By Moncef Jendoubi
My journey as an anesthetist or Technicien Supérieur en Anesthésie et Réanimation started on 8th November, 1979 at the Aziza Othmana Hospital, located in the heart of the historic Medina of Tunis. I was received by the Hospital’s director to begin my practice as an anesthetist in the service of gynecology and obstetrics. We delivered, on average, 12,000 women annually including 20% by caesarean section. Other surgical procedures included outpatient surgical procedures, laparoscopies, and other gynecological procedures are performed daily. Only 3 anesthetists (technicians) managed all the anesthetic activity and resuscitation for all the surgical activity, previously described, and emergency cases, before my arrival and I was the fourth anesthetist!
After one week of orientation, I started working alone in the operating room, but also the only anesthetist on duty at night, on Sundays and holidays! There were no physician anesthetists (there were 5 or 6 for the whole country, but none in our facility). It took ten years before the first anesthesiologist appeared.
Back then “monitoring” (this word did not exist yet in our medical language) equipment consisted of an armband of blood pressure and a stethoscope! Like many hospitals and private clinics of that time, some operating theaters were not equipped with anesthesia respirators; it was necessary to ventilate manually, during all the intervention (manual ventilation)!! To verify the good oxygenation of the patient, the patient’s skin was stained; as a sign of hypercapnia, we had sweating. There was no ventilatory mode, the respirators were pre-formatted volume relaxers (volume mode), or pressure relaxers (pressure mode)! There were also no specialists including neonatologist pediatricians! The midwife had no alternative but to call me, or another Anesthetist, to “revive”, reanimate, and ventilate, for babies who are born in bad condition. It was necessary to resuscitate the baby and keep them “alive” until we found a place for them in a specialized service!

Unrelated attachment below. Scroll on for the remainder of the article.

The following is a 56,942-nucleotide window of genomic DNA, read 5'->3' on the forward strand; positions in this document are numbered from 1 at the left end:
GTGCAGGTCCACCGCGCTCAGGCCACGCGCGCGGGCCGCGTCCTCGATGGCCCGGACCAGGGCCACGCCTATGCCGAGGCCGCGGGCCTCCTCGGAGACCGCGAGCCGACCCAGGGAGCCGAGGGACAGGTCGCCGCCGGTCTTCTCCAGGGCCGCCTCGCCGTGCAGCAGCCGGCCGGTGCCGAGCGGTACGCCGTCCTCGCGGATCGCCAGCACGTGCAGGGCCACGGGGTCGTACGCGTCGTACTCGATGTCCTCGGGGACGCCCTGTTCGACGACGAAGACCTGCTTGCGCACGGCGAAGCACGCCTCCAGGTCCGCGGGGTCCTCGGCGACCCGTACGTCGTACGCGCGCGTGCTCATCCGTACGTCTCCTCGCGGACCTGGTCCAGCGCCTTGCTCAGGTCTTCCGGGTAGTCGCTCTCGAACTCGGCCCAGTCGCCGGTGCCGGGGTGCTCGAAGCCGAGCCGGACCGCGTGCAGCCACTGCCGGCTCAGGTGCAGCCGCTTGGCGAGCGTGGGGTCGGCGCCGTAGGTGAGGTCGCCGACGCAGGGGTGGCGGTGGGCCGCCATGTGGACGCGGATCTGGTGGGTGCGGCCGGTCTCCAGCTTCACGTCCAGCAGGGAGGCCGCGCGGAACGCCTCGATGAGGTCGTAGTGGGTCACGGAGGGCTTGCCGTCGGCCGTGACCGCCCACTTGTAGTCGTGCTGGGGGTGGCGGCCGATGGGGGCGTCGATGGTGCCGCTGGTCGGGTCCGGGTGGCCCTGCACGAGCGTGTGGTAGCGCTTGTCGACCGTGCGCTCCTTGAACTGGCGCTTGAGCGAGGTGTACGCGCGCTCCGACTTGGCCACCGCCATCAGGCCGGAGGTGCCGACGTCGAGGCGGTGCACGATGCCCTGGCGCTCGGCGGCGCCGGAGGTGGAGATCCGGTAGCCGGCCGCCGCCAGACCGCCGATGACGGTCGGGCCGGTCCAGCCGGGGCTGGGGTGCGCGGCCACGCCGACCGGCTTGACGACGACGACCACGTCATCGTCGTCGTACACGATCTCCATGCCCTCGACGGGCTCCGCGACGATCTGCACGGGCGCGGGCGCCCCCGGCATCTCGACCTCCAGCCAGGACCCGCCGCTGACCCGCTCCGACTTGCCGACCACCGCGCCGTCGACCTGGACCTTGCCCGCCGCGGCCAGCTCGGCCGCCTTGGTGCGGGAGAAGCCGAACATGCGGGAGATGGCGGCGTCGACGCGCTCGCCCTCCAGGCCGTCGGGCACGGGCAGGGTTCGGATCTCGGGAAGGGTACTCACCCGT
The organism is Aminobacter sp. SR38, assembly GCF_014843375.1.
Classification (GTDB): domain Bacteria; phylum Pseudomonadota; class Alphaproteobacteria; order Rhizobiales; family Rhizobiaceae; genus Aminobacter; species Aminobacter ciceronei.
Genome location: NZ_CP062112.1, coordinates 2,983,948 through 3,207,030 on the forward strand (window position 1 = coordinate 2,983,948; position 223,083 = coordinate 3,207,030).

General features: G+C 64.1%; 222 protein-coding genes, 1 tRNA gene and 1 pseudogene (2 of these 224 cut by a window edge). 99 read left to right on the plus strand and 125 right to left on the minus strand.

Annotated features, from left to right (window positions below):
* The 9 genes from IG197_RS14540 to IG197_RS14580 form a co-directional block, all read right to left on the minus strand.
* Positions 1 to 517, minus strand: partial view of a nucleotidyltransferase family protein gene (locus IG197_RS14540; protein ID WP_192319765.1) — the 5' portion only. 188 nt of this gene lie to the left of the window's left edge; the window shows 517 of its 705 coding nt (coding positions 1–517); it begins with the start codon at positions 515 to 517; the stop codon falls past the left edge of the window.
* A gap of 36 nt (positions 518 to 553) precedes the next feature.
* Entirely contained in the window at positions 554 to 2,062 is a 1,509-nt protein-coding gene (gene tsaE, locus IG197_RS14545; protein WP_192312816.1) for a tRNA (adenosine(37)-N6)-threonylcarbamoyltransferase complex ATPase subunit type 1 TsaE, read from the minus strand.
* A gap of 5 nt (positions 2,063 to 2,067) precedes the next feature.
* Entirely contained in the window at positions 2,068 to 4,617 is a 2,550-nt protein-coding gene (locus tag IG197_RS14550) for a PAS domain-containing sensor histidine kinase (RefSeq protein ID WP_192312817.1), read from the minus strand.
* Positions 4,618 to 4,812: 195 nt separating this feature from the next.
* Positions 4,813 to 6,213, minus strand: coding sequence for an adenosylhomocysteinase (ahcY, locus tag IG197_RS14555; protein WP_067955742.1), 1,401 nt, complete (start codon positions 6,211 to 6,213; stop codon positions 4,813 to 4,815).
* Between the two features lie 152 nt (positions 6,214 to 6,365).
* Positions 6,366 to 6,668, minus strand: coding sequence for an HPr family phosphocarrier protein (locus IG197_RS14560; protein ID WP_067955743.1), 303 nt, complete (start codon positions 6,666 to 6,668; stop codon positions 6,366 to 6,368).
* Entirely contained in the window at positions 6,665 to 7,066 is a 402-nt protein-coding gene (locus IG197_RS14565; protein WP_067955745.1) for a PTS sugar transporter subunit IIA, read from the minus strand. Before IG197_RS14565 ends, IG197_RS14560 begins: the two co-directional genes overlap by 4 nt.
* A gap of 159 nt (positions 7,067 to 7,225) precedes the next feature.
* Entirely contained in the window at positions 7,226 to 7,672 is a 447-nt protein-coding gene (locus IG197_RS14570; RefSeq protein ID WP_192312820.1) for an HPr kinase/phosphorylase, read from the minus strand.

How far have we come from 1979 to today! When I see all the monitoring we have today, the growing number of nurse anesthetists and anesthesiologists, all the specialists who surround us, all the assessments, the x-rays, the scanners, etc. It’s beautiful all that…… It’s all very useful! But somewhere, it creates “barriers” between us and the patient. There is a growing tendency to look more at the monitor screens than the patient himself. Our ears are more concerned with alarms than with the patient’s complaints. The stethoscope is being used less. The pulse is being felt for less. Anesthetists are getting more satisfied with the numbers displayed on the monitors. Daily caricature, anesthetists focused on the numbers and curves of the monitors, and the patient behind their back!
Yesterday, tomorrow and today, I adore ANESTHESIA … Happy Anesthesia Day to our speciality and to us too!